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If your business sells goods and services to consumers, you need to be aware of your obligations under consumer law. This applies to two acts – the Consumer Guarantees Act (CGA) and the Fair Trading Act (FTA). If you do not comply with the rules set out in these two pieces of consumer law, then you could face serious legal consequences. However, in some cases, you may be able to absolve your business from these requirements, also known as ‘contracting out.’ This article will go explain what contracting out means and whether you can contract out of the Consumer Guarantees Act.

What Does Contracting Out Mean?

Contracting out usually refers to a written agreement (typically with another business) where you and the other party agree that a particular piece of law does not apply to you. This means that if something goes wrong, you cannot bring legal action against the other party under the act that you specify. You can do this with some acts, like the CGA, but not others. 

Be careful not to confuse this with a ‘contracting out agreement’, which applies to the splitting of relationship property (also known as a prenup).

Note that if you contract out of a specific act with another party, they do not have access to legal remedies under that act. However, this does not stop them from pursuing a solution to a problem through other legal avenues or relying on contractual remedies.

For example, if you sell the other contracted party a faulty product, then they cannot rely on the CGA if you have contracted out. However, they may be able to cancel the contract because they can claim that you did not fulfil your end of the bargain.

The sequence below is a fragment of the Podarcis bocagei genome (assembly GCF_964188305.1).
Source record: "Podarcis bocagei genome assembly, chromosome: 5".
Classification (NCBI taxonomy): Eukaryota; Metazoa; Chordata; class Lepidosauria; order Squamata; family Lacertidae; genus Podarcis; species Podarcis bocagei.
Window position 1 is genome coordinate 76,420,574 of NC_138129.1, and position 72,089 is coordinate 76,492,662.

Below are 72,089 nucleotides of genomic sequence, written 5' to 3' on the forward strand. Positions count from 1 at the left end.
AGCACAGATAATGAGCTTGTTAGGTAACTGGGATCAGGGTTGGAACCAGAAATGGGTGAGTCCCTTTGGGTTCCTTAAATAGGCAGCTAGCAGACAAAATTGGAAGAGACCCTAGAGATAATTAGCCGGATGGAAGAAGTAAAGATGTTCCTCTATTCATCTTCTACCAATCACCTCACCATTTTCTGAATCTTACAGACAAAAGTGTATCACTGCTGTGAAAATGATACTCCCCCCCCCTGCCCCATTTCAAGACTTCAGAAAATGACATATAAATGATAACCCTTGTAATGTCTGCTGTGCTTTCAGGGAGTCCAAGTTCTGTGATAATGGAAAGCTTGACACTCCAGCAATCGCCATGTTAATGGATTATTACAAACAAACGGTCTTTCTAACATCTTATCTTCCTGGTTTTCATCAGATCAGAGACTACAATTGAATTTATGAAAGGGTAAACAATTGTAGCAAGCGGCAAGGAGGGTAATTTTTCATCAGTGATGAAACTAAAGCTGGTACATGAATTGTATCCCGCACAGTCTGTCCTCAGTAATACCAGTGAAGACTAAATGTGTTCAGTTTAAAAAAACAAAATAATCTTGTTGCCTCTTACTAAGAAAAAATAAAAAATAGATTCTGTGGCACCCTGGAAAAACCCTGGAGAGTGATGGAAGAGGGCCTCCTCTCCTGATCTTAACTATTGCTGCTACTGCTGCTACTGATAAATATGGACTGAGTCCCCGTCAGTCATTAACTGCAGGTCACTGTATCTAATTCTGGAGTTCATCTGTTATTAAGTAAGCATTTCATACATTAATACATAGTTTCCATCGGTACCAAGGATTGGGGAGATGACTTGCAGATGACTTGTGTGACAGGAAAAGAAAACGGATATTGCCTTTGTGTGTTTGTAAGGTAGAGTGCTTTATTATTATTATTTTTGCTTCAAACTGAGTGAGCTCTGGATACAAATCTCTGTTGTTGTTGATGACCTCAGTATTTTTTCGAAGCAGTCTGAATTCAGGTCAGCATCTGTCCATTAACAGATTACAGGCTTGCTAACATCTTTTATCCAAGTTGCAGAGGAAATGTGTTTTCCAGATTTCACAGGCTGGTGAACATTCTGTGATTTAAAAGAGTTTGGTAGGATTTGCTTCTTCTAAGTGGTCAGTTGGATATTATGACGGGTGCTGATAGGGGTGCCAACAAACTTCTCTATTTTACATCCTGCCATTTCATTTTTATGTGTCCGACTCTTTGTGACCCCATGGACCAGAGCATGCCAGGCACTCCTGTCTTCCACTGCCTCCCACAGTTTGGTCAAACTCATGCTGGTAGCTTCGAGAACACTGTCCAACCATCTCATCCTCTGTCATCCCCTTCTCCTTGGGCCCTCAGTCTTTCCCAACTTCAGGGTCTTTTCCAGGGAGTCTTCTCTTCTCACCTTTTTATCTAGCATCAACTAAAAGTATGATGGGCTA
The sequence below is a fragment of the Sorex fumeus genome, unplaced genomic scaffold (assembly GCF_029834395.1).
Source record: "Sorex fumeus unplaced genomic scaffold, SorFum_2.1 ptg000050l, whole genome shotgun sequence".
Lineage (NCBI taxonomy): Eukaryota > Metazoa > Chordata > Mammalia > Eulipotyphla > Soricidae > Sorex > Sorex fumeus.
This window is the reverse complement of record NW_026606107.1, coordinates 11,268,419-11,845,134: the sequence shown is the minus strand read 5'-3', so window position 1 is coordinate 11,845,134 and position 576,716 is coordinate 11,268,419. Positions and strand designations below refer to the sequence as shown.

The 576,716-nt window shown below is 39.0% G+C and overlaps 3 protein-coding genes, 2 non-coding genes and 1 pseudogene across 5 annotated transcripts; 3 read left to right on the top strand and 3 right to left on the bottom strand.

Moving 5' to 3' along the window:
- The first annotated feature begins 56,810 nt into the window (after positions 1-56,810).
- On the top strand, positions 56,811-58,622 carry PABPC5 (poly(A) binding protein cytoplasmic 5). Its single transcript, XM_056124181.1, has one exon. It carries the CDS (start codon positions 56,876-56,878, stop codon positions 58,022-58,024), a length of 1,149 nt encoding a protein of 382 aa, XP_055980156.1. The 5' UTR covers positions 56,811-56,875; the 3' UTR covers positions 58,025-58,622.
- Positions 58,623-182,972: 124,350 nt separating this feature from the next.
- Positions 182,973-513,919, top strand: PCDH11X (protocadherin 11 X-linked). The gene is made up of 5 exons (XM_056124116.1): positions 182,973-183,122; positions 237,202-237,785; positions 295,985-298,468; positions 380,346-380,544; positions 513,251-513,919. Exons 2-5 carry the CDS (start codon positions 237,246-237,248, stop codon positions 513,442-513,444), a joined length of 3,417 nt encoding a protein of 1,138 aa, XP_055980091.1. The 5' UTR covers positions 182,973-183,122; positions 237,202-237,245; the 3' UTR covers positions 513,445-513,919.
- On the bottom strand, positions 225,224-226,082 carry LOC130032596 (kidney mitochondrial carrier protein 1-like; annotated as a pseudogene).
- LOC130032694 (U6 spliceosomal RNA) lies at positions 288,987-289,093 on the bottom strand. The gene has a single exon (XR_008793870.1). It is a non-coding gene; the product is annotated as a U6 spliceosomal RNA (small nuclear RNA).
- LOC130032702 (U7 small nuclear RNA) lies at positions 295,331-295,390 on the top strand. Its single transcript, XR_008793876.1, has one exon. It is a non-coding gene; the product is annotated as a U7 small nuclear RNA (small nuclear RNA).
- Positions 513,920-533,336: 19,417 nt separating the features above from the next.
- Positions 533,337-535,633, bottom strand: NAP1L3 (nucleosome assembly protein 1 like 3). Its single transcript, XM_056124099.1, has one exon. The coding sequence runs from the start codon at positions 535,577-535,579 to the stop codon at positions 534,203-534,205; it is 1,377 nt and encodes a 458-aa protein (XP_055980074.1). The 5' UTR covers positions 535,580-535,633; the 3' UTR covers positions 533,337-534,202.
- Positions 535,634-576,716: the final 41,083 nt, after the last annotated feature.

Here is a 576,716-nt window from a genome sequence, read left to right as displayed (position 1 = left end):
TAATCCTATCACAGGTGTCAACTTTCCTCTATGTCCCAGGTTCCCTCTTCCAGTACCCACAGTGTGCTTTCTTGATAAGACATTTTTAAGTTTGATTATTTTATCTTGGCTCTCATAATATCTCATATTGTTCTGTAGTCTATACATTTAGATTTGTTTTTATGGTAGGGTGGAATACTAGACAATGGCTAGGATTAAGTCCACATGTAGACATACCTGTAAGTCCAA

Your CGA Obligations

If your business sells goods or services to a consumer for personal or domestic use, you must maintain certain guarantees about the goods or services you provide. Anyone can be a consumer, including other businesses, as long as they use those products for personal use.

As such a provider, you need to ensure that you meet the following requirements.

Your goods must be:

Your services must be:

  • fit for purpose;
  • the same as you describe;
  • of acceptable quality;
  • priced reasonably where there is no agreed-upon value;
  • delivered on time and in good condition; and
  • sold legally.
  • done with reasonable care and skill;
  • completed within a reasonable time;
  • fit for purpose; and
  • priced reasonably where no predetermined price.

If you fail to fulfil any of these promises on the goods or services you sell, you need to provide a customer with a remedy.

You do have the right to contract out of your obligations under the CGA, but only in certain circumstances with certain parties.

Contracting Out With the Public

You cannot contract out of your CGA obligations with general consumers or members of the public. Consumer guarantees exist to protect consumer rights, as they may not have the commercial experience to recognise whether they are getting a fair deal. 

If you attempt to mislead customers about contracting out of the CGA, you will face severe legal penalties. 

For example, if you put a sign up in your store saying “no refunds”, this is an attempt to contract out of the CGA, and you will be liable.